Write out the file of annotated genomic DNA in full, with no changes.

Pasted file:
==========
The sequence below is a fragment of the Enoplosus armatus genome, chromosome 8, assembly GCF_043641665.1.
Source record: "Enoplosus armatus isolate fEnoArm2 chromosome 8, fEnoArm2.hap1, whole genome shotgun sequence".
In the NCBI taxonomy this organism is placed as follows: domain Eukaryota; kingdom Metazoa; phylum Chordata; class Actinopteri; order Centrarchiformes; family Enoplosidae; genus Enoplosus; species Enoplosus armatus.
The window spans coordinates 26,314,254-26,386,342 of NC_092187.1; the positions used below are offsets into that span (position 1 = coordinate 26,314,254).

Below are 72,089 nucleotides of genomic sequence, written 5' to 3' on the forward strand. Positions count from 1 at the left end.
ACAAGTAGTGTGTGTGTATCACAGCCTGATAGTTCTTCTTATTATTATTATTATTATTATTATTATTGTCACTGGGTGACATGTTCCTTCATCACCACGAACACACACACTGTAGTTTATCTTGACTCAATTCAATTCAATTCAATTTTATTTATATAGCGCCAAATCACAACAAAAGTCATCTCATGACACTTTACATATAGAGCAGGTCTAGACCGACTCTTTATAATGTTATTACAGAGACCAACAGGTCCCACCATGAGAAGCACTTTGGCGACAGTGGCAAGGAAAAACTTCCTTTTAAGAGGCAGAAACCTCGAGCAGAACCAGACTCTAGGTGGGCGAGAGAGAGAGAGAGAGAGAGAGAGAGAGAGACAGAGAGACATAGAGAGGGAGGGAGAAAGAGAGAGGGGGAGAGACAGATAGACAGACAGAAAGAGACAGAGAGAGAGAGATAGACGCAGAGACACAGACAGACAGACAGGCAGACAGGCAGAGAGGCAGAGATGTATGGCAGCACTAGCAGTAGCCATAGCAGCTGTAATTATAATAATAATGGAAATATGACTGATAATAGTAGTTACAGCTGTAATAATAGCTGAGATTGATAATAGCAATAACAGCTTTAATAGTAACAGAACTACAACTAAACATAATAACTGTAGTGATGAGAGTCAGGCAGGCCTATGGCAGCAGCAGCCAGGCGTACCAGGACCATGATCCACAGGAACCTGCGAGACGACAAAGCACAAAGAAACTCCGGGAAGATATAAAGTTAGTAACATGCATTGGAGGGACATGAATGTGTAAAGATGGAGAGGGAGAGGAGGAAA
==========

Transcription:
The sequence below is a fragment of the Enoplosus armatus genome, chromosome 8, assembly GCF_043641665.1.
Source record: "Enoplosus armatus isolate fEnoArm2 chromosome 8, fEnoArm2.hap1, whole genome shotgun sequence".
In the NCBI taxonomy this organism is placed as follows: domain Eukaryota; kingdom Metazoa; phylum Chordata; class Actinopteri; order Centrarchiformes; family Enoplosidae; genus Enoplosus; species Enoplosus armatus.
The window spans coordinates 26,314,254-26,386,342 of NC_092187.1; the positions used below are offsets into that span (position 1 = coordinate 26,314,254).

Below are 72,089 nucleotides of genomic sequence, written 5' to 3' on the forward strand. Positions count from 1 at the left end.
ACAAGTAGTGTGTGTGTATCACAGCCTGATAGTTCTTCTTATTATTATTATTATTATTATTATTATTGTCACTGGGTGACATGTTCCTTCATCACCACGAACACACACACTGTAGTTTATCTTGACTCAATTCAATTCAATTCAATTTTATTTATATAGCGCCAAATCACAACAAAAGTCATCTCATGACACTTTACATATAGAGCAGGTCTAGACCGACTCTTTATAATGTTATTACAGAGACCAACAGGTCCCACCATGAGAAGCACTTTGGCGACAGTGGCAAGGAAAAACTTCCTTTTAAGAGGCAGAAACCTCGAGCAGAACCAGACTCTAGGTGGGCGAGAGAGAGAGAGAGAGAGAGAGAGAGAGAGACAGAGAGACATAGAGAGGGAGGGAGAAAGAGAGAGGGGGAGAGACAGATAGACAGACAGAAAGAGACAGAGAGAGAGAGATAGACGCAGAGACACAGACAGACAGACAGGCAGACAGGCAGAGAGGCAGAGATGTATGGCAGCACTAGCAGTAGCCATAGCAGCTGTAATTATAATAATAATGGAAATATGACTGATAATAGTAGTTACAGCTGTAATAATAGCTGAGATTGATAATAGCAATAACAGCTTTAATAGTAACAGAACTACAACTAAACATAATAACTGTAGTGATGAGAGTCAGGCAGGCCTATGGCAGCAGCAGCCAGGCGTACCAGGACCATGATCCACAGGAACCTGCGAGACGACAAAGCACAAAGAAACTCCGGGAAGATATAAAGTTAGTAACATGCATTGGAGGGACATGAATGTGTAAAGATGGAGAGGGAGAGGAGGAAA